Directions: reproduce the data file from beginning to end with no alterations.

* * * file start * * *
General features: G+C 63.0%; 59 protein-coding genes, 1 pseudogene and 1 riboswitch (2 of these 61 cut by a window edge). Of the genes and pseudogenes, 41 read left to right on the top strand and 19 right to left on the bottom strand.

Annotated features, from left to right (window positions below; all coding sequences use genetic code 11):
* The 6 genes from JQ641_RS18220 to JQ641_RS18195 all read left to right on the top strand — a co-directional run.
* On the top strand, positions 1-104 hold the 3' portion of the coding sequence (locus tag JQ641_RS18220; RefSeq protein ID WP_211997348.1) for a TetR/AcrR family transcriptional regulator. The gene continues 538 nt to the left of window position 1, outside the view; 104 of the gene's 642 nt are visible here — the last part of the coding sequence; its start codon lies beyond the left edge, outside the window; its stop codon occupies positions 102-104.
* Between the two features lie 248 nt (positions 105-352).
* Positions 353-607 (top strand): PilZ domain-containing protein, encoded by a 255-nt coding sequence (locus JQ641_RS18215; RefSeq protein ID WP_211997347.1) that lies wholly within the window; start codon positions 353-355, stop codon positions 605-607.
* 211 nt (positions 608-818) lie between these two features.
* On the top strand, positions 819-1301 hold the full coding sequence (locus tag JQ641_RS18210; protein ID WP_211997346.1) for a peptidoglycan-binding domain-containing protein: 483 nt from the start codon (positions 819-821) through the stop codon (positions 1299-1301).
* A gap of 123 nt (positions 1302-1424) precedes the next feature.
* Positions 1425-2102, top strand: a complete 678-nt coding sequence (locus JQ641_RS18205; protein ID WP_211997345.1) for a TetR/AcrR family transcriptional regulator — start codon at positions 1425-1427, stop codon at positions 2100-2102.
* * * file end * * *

General features: G+C 63.0%; 59 protein-coding genes, 1 pseudogene and 1 riboswitch (2 of these 61 cut by a window edge). Of the genes and pseudogenes, 41 read left to right on the top strand and 19 right to left on the bottom strand.

Annotated features, from left to right (window positions below; all coding sequences use genetic code 11):
* The 6 genes from JQ641_RS18220 to JQ641_RS18195 all read left to right on the top strand — a co-directional run.
* On the top strand, positions 1-104 hold the 3' portion of the coding sequence (locus tag JQ641_RS18220; RefSeq protein ID WP_211997348.1) for a TetR/AcrR family transcriptional regulator. The gene continues 538 nt to the left of window position 1, outside the view; 104 of the gene's 642 nt are visible here — the last part of the coding sequence; its start codon lies beyond the left edge, outside the window; its stop codon occupies positions 102-104.
* Between the two features lie 248 nt (positions 105-352).
* Positions 353-607 (top strand): PilZ domain-containing protein, encoded by a 255-nt coding sequence (locus JQ641_RS18215; RefSeq protein ID WP_211997347.1) that lies wholly within the window; start codon positions 353-355, stop codon positions 605-607.
* 211 nt (positions 608-818) lie between these two features.
* On the top strand, positions 819-1301 hold the full coding sequence (locus tag JQ641_RS18210; protein ID WP_211997346.1) for a peptidoglycan-binding domain-containing protein: 483 nt from the start codon (positions 819-821) through the stop codon (positions 1299-1301).
* A gap of 123 nt (positions 1302-1424) precedes the next feature.
* Positions 1425-2102, top strand: a complete 678-nt coding sequence (locus JQ641_RS18205; protein ID WP_211997345.1) for a TetR/AcrR family transcriptional regulator — start codon at positions 1425-1427, stop codon at positions 2100-2102.